Sunday, June 20, 2010

How to Lose Your Virginity: The Interview (Director's Cut)

I recently had the pleasure of interviewing documentary film director Therese Shechter about her new project How to Lose Your Virginity for the Ms. Blog. She was incredibly generous with her time and I'm very excited for the new film. Our full interview is available below:

Aviva: After your 2005 film, I Was a Teenage Feminist, what made you decide to use virginity as the topic of your next project? Was there some sort of defining event—I know in the trailer the defining event seems to be around you wearing white for your wedding—or was this something that you’d been thinking about for a while?

Therese: I’ve been thinking about it since we were editing I Was a Teenage Feminist because we used some old educational “now you are a woman” kind of films and I was really struck by how lame the whole process of educating girls about their bodies and their sexuality has been in the past—especially the ones that taught you hygiene and proper dating so guys wouldn’t think you were the wrong kind of girl. [Laughs] So that kind of stuck in my mind for a while. Then all this news about abstinence-until-marriage programs was coming out and that added to it. Like, what the hell are we teaching people? What are we telling—especially girls—but girls and boys?

We started doing some interviews and the most interesting thing people were talking about to me was issues of virginity. So, if we talk about virginity we can talk about politics and religion and history and economics and popular culture and it became this incredibly large, fascinating topic.

And then I got engaged [laughs] and my other films had been very personal; they’ve grown out of a very personal questioning I had to a larger social issue. I couldn’t find the personal connection to this film and I thought, oh, I’m just going to play it straight and it won’t be a first-person film, and it just wasn’t working because I don’t seem to be able to tell stories unless they’re rooted in my own experience—for better or worse. When I got engaged and we started talking about the wedding, it hit me like a ton of bricks: that I was this 47-year-old woman who was expected to put on this drag show of purity.

A virgin bride?: Shechter at a bridal fitting in New York City*

The other component is that I’ve been doing this blog for two years, The American Virgin, where we cover some of the same topics. I really couldn’t wait for the years it takes to make a film to talk about this stuff so it’s been a great outlet as a way of bringing this discussion up now. I started getting a lot of letters from people who had not yet become sexually active—a lot—for all sorts of different reasons. Some of them were religious, some of them had pretty significant social issues, and others just by circumstance hadn’t found the right partner to become sexually-active. And these were people in their 20s, 30s, 40s, 50s... There seemed to be a lot of shame and a lot of secrecy attached to that and I started hearing that we were one of the few safe spaces where they could talk about this and not be ridiculed.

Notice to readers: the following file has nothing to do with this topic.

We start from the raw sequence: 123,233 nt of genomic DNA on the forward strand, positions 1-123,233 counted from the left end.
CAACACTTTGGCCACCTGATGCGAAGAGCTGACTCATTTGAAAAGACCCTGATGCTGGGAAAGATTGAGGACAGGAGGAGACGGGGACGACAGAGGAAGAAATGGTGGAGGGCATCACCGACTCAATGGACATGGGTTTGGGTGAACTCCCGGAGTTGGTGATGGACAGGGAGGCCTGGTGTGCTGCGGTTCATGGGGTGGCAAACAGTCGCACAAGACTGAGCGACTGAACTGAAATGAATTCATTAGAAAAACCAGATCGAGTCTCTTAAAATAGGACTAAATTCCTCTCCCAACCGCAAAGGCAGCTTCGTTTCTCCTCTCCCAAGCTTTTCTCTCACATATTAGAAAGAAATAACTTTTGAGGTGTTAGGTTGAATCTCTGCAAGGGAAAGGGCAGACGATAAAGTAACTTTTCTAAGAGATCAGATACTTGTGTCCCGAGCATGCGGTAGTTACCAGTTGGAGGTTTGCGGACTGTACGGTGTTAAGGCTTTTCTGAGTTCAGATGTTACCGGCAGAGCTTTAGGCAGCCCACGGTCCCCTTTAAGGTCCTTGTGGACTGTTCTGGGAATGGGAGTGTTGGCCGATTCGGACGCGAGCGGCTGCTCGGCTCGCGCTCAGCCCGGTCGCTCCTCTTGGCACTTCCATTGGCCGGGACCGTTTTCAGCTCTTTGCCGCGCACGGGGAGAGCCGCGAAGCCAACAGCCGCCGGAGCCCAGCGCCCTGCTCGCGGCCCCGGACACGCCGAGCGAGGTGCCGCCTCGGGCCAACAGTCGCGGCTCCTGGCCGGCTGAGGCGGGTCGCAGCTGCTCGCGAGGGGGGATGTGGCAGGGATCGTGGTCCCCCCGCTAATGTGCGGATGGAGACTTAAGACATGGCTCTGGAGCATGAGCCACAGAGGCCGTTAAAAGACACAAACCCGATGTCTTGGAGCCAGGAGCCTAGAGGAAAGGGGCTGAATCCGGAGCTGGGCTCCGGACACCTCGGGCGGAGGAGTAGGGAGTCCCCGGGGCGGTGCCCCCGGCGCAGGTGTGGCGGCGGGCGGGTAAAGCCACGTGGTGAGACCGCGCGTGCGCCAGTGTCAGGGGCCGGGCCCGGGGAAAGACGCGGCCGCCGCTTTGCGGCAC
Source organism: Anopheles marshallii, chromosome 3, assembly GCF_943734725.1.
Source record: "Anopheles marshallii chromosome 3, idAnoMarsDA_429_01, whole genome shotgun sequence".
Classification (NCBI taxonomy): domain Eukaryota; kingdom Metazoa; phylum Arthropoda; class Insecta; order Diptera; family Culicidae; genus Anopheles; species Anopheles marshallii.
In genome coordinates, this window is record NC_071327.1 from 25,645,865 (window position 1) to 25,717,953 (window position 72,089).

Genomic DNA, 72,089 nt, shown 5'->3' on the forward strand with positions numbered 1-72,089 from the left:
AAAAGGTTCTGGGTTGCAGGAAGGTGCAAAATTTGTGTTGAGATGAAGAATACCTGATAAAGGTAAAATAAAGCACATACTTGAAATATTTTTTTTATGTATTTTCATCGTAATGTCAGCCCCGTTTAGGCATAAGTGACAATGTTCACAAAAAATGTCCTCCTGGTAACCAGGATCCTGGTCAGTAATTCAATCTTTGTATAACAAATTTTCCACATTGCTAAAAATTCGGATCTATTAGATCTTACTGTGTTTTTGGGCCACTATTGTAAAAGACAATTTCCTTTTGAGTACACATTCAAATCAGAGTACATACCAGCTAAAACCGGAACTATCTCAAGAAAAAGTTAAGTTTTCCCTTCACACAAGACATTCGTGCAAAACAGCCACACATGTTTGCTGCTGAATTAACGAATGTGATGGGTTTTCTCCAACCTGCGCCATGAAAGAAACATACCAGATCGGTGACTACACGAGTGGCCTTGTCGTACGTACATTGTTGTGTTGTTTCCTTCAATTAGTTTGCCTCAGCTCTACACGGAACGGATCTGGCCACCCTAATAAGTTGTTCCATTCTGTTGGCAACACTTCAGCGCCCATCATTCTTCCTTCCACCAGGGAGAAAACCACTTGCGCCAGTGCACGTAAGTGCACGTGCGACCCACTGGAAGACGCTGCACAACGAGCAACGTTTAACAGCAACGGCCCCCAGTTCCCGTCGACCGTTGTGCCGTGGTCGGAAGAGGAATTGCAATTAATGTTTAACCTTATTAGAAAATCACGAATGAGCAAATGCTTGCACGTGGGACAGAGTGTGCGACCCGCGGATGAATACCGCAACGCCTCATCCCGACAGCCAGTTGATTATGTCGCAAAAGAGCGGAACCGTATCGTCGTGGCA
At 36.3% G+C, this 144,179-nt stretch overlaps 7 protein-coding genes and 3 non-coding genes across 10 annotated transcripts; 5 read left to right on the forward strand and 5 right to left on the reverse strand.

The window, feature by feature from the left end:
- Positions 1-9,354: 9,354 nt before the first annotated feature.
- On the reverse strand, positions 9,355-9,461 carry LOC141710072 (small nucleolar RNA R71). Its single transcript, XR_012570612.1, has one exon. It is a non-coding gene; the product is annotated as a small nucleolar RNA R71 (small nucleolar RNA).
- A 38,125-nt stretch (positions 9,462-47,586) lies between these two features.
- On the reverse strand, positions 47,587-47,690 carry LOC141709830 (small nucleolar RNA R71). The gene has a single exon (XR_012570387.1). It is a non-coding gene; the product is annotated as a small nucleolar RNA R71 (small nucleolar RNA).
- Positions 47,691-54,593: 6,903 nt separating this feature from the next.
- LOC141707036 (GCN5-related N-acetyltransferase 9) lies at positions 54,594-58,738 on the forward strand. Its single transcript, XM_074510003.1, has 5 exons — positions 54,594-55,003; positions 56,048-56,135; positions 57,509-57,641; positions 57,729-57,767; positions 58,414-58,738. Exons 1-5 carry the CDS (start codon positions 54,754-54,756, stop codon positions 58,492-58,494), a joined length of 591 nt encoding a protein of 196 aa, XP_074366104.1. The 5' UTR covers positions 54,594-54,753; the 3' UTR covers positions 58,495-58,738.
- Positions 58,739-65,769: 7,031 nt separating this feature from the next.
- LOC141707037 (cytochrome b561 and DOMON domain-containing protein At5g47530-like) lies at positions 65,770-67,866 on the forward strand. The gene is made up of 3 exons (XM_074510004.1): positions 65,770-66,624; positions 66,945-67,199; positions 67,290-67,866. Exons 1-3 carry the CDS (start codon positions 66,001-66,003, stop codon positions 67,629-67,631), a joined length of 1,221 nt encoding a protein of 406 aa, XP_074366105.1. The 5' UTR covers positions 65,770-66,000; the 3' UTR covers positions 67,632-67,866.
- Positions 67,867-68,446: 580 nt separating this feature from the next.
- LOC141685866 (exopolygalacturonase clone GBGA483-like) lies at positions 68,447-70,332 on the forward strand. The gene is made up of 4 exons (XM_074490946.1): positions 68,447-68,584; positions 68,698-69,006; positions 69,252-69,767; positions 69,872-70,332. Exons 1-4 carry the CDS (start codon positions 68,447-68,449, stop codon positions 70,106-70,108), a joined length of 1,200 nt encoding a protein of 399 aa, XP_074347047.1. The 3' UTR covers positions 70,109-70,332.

I got into this thinking I hate the way young women are being shamed for being sexual people; I never thought about how people were being shamed for being non-sexual people, too. [Laughs] It’s like that double-edged sword; you just cannot win this.

A: Obviously you feel that a personal connection is a central part of your methodology as a filmmaker. Would characterize it as a “personal is political” kind of connection or is it just something that you need to do to invest in a project?

T: There’s a long line of feminist filmmaking that takes that exact thought and builds on it [Shechter later emailed to tell me she was thinking specifically of Joyce Chopra's 1973 documentary Joyce at 34]. So there’s a long tradition of this personal storytelling because it’s like the consciousness-raising groups: You tell your own story and you realize that it’s actually a universal story. It’s not your personal problem, it’s a much larger systemic problem, and understanding that other people are going through something perhaps similar is a really big moment of consciousness-raising and can lead to group action. So, I don’t want to say the feminists invented it [laughs], but that’s a classic feminist thing.

A: Do you feel like virginity and sex are feminist issues as well?